This section is from the book "Complete Self-Instructing Library Of Practical Photography", by J. B. Schriever. Also available from Amazon: Complete Self-Instructing Library Of Practical Photography.
Securing Pictorial Effects. The photographer is greatly handicapped, as compared with the painter, inasmuch as he has very limited power to omit from, or add to, the subject at which his camera is directed. Taking this into consideration it is advisable to spend considerable time in studying and selecting the point of view from which it is desired to make the exposure. If this is not done there is a liability of some object being misplaced, or some obtrusive object included, to the detriment of the final result. Your individual power of selection will overcome any difficulty. By cultivating your power of observation you will learn to advance your camera until an unsightly object passes out of the field of view, or to bodily remove the objectionable feature, if possible.
Selection Of View. Before even setting up your camera, and previous to considering the making of an exposure, you must decide upon one point in particular:
"Is the view worth recording?"
Perhaps this will seem obvious to you, but it is one of the chief stumbling blocks to the amateur. It is often very difficult for him to decide what is worth recording and what is not. Many persons when first taking up photography go forth with their cameras and throw common sense to the winds, wasting plate after plate upon the most useless and uninteresting subjects - views which have no beauty and no purpose.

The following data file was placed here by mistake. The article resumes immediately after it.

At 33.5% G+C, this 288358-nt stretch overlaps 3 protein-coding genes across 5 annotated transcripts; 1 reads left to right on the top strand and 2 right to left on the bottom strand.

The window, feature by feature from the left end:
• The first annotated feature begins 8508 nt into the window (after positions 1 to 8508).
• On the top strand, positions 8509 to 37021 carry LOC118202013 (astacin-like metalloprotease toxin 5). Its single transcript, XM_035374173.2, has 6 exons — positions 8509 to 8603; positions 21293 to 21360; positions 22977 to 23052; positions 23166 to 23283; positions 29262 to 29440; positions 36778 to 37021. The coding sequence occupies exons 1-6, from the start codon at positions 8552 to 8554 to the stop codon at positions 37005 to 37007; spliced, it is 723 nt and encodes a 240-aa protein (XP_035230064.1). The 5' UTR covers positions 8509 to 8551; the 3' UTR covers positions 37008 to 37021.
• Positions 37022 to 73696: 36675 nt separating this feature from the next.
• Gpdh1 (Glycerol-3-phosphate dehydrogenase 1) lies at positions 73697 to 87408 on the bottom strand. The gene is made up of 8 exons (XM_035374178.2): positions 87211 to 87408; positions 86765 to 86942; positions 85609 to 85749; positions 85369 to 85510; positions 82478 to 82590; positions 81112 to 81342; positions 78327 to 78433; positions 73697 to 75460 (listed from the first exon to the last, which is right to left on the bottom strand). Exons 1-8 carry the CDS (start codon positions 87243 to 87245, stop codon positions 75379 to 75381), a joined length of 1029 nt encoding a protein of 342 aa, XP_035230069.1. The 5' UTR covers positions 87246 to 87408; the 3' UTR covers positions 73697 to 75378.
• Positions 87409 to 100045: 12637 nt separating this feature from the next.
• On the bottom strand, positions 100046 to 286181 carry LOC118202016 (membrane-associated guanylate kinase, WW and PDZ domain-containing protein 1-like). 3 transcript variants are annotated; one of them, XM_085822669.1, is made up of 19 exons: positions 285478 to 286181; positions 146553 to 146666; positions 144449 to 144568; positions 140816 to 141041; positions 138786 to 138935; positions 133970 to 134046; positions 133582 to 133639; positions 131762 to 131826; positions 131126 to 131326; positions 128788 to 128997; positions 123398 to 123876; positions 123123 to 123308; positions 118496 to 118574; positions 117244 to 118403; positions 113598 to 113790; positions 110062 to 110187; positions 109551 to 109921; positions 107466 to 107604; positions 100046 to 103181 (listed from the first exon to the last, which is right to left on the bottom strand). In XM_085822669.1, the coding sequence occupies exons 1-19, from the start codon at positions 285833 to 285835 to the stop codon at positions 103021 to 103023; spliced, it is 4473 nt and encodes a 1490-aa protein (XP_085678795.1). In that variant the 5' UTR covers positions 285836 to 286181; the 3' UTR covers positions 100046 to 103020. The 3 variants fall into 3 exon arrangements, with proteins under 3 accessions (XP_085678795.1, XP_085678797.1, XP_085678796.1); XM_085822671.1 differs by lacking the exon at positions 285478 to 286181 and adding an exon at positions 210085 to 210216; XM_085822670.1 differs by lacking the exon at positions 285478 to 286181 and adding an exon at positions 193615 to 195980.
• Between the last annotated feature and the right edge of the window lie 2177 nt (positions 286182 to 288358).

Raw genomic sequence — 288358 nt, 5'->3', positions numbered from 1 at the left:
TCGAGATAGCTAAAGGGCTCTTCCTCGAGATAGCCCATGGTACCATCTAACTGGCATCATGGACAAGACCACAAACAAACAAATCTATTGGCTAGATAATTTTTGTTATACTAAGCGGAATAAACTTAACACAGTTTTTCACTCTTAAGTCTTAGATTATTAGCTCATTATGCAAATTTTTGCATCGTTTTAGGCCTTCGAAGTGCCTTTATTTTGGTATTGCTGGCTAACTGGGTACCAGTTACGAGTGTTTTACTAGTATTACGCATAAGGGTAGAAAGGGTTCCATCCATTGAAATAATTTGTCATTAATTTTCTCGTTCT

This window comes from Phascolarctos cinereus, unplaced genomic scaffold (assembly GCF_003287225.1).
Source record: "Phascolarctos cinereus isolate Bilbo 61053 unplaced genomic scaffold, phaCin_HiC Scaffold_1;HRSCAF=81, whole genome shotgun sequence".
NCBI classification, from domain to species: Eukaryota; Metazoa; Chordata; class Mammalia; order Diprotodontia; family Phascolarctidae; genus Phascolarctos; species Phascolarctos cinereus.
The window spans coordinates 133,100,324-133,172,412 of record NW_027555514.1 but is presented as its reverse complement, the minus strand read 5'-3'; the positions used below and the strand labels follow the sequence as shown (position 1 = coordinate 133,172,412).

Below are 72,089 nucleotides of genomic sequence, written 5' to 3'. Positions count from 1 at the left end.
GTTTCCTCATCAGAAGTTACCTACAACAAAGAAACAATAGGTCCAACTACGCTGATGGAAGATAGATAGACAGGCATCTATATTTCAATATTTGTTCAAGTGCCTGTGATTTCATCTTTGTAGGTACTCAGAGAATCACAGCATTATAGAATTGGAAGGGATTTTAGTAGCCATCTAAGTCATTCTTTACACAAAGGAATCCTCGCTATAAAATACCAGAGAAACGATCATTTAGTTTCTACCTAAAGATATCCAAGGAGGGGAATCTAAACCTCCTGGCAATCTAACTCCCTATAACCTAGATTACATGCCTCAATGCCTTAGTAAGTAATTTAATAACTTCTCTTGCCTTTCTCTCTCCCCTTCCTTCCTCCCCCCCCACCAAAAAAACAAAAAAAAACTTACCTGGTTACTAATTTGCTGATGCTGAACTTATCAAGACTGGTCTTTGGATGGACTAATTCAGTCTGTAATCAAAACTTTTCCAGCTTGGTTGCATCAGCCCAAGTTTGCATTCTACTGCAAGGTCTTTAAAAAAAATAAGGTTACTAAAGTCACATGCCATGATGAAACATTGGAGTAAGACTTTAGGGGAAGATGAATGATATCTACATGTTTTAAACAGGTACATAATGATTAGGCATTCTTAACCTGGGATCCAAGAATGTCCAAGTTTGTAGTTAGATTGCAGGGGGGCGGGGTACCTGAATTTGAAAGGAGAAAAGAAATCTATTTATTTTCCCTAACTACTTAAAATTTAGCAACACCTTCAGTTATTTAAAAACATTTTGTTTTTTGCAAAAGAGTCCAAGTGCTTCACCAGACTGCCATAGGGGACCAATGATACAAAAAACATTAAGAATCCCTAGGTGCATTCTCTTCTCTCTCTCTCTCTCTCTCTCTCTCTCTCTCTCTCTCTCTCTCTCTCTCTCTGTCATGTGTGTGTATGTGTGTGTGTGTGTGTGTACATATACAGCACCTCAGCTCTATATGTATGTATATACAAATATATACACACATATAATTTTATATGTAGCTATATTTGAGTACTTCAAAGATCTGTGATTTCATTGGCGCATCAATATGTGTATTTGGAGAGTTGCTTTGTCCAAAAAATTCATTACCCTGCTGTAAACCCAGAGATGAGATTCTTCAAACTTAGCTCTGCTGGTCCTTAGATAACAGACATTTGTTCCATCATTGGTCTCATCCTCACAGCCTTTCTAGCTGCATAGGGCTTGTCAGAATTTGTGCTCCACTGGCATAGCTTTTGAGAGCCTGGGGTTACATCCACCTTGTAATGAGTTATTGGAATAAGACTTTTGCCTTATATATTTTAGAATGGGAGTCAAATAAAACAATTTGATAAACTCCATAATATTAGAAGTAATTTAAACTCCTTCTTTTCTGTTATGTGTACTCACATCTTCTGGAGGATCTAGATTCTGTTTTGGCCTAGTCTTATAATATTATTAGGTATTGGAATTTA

Choice Of Subjects. In landscape photography the selection of the subject and the choosing of the point of view (position of the camera) are the two most important things to take into consideration at the start. Do not attempt to look at nature too broadly and generously, as it is far better to seek for impressions. Do not allow the charm of strong color and detail to confuse you and thus lose the proper effect of composition.
Excessive Contrasts. It is necessary to avoid excessive contrasts in a general way. These types of subject may look very striking in nature, but the lens and plate are apt to give a very crude and mechanical rendering of them. Soft half-tones and delicate gradations are infinitely easier to secure and reproduce, and in the finished picture are quite as attractive to the cultured observer.
Kinds Of Subjects. There are, practically speaking, two varieties of subjects which allow of being interpreted to the best advantage by means of photography: First, those interesting or beautiful when recorded just as they are found; second, those whose interest and beauty depend upon the treatment they receive and the character and individuality with which they are stamped.
206. Remember, that art cannot be hurried. But don't lose an opportunity of securing a pictorial effect by taking up unnecessary time.
207. On going out on your pictorial excursions you will find it very much to your advantage to go alone, as it is almost impossible to get your mind settled upon your work if you have with you a talkative and disconcerting friend.